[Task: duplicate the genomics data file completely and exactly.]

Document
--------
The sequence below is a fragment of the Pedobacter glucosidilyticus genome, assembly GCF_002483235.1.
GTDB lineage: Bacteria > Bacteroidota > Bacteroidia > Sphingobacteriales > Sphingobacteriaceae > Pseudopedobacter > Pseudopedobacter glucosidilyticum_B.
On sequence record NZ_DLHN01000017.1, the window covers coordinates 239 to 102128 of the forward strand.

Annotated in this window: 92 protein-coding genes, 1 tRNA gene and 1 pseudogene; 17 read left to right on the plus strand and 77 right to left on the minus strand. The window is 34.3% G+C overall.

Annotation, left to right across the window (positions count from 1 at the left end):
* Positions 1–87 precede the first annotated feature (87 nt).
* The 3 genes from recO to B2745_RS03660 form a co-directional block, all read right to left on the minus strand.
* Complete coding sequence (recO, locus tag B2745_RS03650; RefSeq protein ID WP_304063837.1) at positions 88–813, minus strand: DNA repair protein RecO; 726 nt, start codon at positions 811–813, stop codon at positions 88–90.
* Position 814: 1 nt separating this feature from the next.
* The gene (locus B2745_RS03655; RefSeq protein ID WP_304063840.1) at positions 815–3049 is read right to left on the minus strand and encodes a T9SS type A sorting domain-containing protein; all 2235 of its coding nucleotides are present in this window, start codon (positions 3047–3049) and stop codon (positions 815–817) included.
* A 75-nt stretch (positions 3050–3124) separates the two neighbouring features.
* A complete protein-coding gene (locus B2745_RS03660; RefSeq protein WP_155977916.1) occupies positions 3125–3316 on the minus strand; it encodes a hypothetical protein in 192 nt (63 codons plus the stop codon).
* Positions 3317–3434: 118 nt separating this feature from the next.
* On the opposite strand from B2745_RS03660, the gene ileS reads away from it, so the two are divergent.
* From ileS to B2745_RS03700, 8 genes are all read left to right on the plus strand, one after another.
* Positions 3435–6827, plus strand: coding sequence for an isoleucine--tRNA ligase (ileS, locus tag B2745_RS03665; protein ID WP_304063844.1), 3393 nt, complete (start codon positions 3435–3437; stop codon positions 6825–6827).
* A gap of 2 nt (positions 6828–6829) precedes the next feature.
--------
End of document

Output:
The sequence below is a fragment of the Pedobacter glucosidilyticus genome, assembly GCF_002483235.1.
GTDB lineage: Bacteria > Bacteroidota > Bacteroidia > Sphingobacteriales > Sphingobacteriaceae > Pseudopedobacter > Pseudopedobacter glucosidilyticum_B.
On sequence record NZ_DLHN01000017.1, the window covers coordinates 239 to 102128 of the forward strand.

Annotated in this window: 92 protein-coding genes, 1 tRNA gene and 1 pseudogene; 17 read left to right on the plus strand and 77 right to left on the minus strand. The window is 34.3% G+C overall.

Annotation, left to right across the window (positions count from 1 at the left end):
* Positions 1–87 precede the first annotated feature (87 nt).
* The 3 genes from recO to B2745_RS03660 form a co-directional block, all read right to left on the minus strand.
* Complete coding sequence (recO, locus tag B2745_RS03650; RefSeq protein ID WP_304063837.1) at positions 88–813, minus strand: DNA repair protein RecO; 726 nt, start codon at positions 811–813, stop codon at positions 88–90.
* Position 814: 1 nt separating this feature from the next.
* The gene (locus B2745_RS03655; RefSeq protein ID WP_304063840.1) at positions 815–3049 is read right to left on the minus strand and encodes a T9SS type A sorting domain-containing protein; all 2235 of its coding nucleotides are present in this window, start codon (positions 3047–3049) and stop codon (positions 815–817) included.
* A 75-nt stretch (positions 3050–3124) separates the two neighbouring features.
* A complete protein-coding gene (locus B2745_RS03660; RefSeq protein WP_155977916.1) occupies positions 3125–3316 on the minus strand; it encodes a hypothetical protein in 192 nt (63 codons plus the stop codon).
* Positions 3317–3434: 118 nt separating this feature from the next.
* On the opposite strand from B2745_RS03660, the gene ileS reads away from it, so the two are divergent.
* From ileS to B2745_RS03700, 8 genes are all read left to right on the plus strand, one after another.
* Positions 3435–6827, plus strand: coding sequence for an isoleucine--tRNA ligase (ileS, locus tag B2745_RS03665; protein ID WP_304063844.1), 3393 nt, complete (start codon positions 3435–3437; stop codon positions 6825–6827).
* A gap of 2 nt (positions 6828–6829) precedes the next feature.